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Funding News - Research Sought on the Characterization, Behavior, and Plasticity of Pluripotent Stem Cells

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The National Institute of Neurological Disorders and Stroke (NINDS) encourages applications for research on the characterization, behavior, and plasticity of pluripotent stem cells. This announcement is made together with 6 other components of the National Institutes of Health (NIH).*

Stem cell research offers enormous potential for treating a host of congenital, developmental, psychiatric, and degenerative diseases for which there are no cures. Stem cells appear to possess great plasticity, but the cellular mechanisms regulating their behavior and fate are not understood. If these mechanisms can be harnessed to obtain cells specifically required for therapy, diagnosis, or drug discovery, it may be possible to restore function to tissues and organ systems that have been compromised by congenital disorders, developmental malfunction, age, injury, disease, or drug exposure.

Areas of research interest include, but are not limited to: comparison of the mitotic potential and fates of different types of pluripotent, progenitor cells in vitro and in vivo; investigation of the ability of different types of stem cells or of partially differentiated cells to revert to a more plastic, multipotent state, under normal conditions and following injury, disease, or drug exposure; examination of changes in gene and protein expression as human and animal stem cells differentiate along specific lineages; development of methods for identifying, isolating, and enriching select precursor populations, intermediate states, and differentiated neuronal and glial phenotypes; use of animal model systems of neurological and neuropsychiatric disorders and of drug addiction for screening and comparing the functional capabilities of implanted stem cells and their progeny; assessment of the ability of transplanted cells to integrate with the adult and aging host nervous system and modify dysfunctional states; and assessment of the effects of environmental changes, therapies, or rehabilitation strategies on the production, differentiation, and survival of endogenous stem cells across the lifespan.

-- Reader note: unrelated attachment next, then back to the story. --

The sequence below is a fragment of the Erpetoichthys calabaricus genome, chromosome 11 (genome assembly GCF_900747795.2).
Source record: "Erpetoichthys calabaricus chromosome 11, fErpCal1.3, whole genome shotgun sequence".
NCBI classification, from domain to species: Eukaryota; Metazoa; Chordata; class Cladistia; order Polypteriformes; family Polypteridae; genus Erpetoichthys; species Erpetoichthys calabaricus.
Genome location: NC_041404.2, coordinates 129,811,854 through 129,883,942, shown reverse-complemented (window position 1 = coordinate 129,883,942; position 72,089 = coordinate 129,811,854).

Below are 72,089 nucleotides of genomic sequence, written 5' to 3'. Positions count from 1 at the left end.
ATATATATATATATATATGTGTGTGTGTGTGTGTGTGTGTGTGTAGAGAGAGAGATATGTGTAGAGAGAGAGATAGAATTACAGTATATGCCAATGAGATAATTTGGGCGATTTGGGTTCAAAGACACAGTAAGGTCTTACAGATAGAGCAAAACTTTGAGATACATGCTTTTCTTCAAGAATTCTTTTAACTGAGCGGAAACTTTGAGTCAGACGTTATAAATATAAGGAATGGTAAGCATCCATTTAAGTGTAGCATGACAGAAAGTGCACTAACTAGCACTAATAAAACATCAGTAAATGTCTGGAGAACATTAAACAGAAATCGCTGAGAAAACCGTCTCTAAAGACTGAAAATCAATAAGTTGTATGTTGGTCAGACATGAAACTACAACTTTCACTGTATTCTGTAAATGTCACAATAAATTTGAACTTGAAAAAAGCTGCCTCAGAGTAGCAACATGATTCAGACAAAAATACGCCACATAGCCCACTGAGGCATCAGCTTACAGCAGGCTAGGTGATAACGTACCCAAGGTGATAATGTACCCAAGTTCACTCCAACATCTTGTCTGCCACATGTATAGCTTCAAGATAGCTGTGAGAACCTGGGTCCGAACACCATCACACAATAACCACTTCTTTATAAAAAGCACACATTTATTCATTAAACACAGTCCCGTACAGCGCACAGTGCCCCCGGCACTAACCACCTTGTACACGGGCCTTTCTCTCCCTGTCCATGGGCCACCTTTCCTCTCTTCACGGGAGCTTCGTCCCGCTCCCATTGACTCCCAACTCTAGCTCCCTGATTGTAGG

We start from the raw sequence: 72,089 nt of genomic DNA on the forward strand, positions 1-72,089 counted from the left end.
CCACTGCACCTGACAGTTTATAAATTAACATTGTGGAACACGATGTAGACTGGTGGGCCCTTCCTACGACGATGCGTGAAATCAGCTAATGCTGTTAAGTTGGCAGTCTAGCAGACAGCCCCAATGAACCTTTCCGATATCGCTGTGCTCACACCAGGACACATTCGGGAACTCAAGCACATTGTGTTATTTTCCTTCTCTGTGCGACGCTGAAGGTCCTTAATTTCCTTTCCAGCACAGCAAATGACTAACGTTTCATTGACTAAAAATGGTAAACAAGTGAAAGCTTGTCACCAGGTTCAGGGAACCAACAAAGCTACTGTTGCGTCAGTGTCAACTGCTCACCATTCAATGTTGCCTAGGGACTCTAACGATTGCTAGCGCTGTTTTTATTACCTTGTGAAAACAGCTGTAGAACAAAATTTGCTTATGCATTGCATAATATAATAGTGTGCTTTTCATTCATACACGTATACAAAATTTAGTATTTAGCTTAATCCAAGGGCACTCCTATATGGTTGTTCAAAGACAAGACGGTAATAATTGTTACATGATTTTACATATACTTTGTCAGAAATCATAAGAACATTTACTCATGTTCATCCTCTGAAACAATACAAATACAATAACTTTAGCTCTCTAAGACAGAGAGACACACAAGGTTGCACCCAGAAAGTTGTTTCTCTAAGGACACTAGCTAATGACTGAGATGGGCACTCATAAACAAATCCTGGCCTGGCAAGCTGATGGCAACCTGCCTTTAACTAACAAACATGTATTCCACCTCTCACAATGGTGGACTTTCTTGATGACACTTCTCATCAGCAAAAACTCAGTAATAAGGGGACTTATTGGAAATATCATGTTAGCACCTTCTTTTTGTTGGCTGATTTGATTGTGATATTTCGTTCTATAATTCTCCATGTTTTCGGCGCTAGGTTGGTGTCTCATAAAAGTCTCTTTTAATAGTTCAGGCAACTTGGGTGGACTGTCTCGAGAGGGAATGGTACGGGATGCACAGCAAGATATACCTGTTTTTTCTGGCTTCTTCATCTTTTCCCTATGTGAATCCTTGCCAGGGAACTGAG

For more information, potential applicants should contact Dr. David Owens, Program Director, Repair and Plasticity Cluster, NINDS, Neuroscience Center, 6001 Executive Boulevard, Room 2204, Bethesda, MD 20892; telephone: 301-496-1447; fax: 301-480-1080; e-mail: do47h@nih.gov.

*For a full list of supporting NIH components and a more detailed description of this announcement, please visit the NIH web site at: http://grants.nih.gov/grants/guide/pa-files/PA-06-198.html.